The {\tt print} command only writes strings to the output.

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The printf command allows you to print text and values together in a format you can control. It uses the same printf format as C and Matlab.
 
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The {\tt printf} command allows you to print text and values together in a format you can control. It uses the same {\tt printf} format as C and Matlab.

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src="printf.jpg"
 
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You can print over sets or set expressions as well

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You can print over sets or set expressions as well
 
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Printing to a File

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src="printf_set.jpg"
 
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All the output commands can be directed to a file. Adding {\tt > <filename>} to the end of an output command creates the file with the given name and writes to it. Subsequent output commands append output to the file by adding {\tt >> <filename>} to the commands. You should close your file when done so you can open it with another program. This is very useful for saving your solutions (in a useful format with {\tt printf}), for example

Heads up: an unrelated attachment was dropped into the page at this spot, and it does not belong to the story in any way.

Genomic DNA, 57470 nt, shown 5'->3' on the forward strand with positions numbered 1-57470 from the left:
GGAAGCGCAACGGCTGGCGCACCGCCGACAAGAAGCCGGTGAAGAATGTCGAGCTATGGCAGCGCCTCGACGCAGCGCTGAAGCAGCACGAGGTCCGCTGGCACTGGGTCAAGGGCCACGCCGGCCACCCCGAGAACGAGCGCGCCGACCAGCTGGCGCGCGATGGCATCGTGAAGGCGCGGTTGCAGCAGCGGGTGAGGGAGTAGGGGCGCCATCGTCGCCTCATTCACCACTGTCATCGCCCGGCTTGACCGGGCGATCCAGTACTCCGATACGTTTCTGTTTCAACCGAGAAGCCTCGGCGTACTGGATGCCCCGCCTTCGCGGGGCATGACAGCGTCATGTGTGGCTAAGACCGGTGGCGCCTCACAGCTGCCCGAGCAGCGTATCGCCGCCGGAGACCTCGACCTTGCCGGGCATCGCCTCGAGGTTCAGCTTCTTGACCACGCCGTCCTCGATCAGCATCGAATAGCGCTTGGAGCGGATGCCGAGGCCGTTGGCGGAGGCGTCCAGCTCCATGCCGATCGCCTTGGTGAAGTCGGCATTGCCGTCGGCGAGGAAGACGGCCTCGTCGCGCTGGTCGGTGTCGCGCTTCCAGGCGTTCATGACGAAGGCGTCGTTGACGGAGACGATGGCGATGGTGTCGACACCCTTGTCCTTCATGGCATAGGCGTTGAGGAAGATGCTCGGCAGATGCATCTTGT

brewery.run

\begin{verbatim}

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Printing to a File

All the output commands can be directed to a file. Adding > <filename&gt to the end of an output command creates the file with the given name and writes to it. Subsequent output commands append output to the file by adding >> <filename> to the commands. You should close your file when done so you can open it with another program. This is very useful for saving your solutions (in a useful format with printf), for example


 # brewery.run reset;
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  solve;
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print 'TRANSPORTATION SOLUTION -- Non-zero shipments' > brewery.out;
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print 'TRANSPORTATION SOLUTION -- Non-zero shipments' > brewery.out;
  display TotalCost >> brewery.out;
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  Flow[s, d], s, d >> brewery.out;

close brewery.out;

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\end{verbatim}

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Running {\tt brewery.run} in AMPL creates a file brewery.out.
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Running brewery.run in AMPL creates a file brewery.out.
  -- MichaelOSullivan - 02 Mar 2008
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  • display.jpg:
    display.jpg

  • omit.jpg:
    omit.jpg

  • display_1col.jpg:
    display_1col.jpg

  • print.jpg:
    print.jpg

  • printf.jpg:
    printf.jpg

  • printf_set.jpg:
    printf_set.jpg

 
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META FILEATTACHMENT attachment="brewery.out" attr="" comment="" date="1204604566" name="brewery.out" path="brewery.out" size="374" stream="brewery.out" tmpFilename="" user="MichaelOSullivan" version="1"